Your Employees Don’t Like You: 4 Ways to Change That Now, Part Two

We’re back with part two of “Your Employees Don’t Like You: 4 Ways to Change That Now!” In part one, we discussed the importance of hosting weekly check-ins with each of your employees each week. Next, I discuss how to support, coach, and handle complaints from your employees.

2) Grab the problems by the horns and put them under a spotlight.

As you meet with each employee, you may notice patterns in their complaints. Address a group of them who have had the same complaints and offer them a platform for discussion. Ask them for their input, because it should be valuable to you. If your employees are not happy, satisfied with their jobs, and don’t feel appreciated for their input, they may very well leave.

3) Take measures to be supportive.

Use positive reinforcement in a genuine and realistic fashion as much as possible. You can do this by setting reminders on your calendar to do so each week for each employee. You can heartily say, “Well done!” to them with enthusiasm, especially in front of other employees for a double hitter. You can keep a running list for each employee in a computer document that tracks good things they have done. You can present these to them in front of others at award ceremonies or simply in an email to them. Specific compliments go a long, long way!

4) If you haven’t already done so, start coaching now and stop disciplining employees in front of others!

Receiving reprimands in front of others is devastating to an employee’s reputation. People not only will look down on the punished employee because someone above them is shaming them, but they will also become afraid of and look down on you. This will keep them from ever presenting issues to you for help and guidance. Your business will slowly but surely deteriorate, and it will be your fault.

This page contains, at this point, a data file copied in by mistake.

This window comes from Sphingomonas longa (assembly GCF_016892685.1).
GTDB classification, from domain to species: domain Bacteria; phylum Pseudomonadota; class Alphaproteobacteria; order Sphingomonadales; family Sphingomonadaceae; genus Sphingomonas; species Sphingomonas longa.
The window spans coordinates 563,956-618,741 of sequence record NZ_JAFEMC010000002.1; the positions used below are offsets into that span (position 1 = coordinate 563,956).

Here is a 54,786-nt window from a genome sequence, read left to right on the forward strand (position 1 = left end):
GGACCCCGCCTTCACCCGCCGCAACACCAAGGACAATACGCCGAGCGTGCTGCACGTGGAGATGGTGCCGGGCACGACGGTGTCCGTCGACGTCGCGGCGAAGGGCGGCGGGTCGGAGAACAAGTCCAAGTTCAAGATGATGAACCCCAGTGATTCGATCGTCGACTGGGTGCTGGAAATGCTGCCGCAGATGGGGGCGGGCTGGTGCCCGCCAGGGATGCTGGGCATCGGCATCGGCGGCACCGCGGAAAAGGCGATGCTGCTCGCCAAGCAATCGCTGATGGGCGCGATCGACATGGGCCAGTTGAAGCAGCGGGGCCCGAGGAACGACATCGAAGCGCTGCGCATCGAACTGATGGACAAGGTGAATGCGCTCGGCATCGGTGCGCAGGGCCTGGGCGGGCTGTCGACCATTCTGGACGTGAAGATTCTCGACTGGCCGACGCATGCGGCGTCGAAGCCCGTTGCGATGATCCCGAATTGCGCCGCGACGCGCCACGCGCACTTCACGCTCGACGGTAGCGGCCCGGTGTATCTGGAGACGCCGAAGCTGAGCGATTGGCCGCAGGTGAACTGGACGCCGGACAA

Offer kindness and use coaching tactics in the moment. Don’t wait until later and simply reprimand them. You will constantly miss opportunities to give highly specific instructions that they could implement now and provide exponential returns on, moving forward. If you wait until after the fact to reprimand them at another time, such as during a performance review, the employee and you alike will forget important details, and the employee will end up walking away dismayed instead of empowered to make a positive and strategic improvement.

These aren’t guaranteed to make every employee like you all the time. That is simply impossible. You can’t please everyone. However, what you can do is ensure you are doing your part of the relationship with each employee by being a good, fair, and helpful boss.

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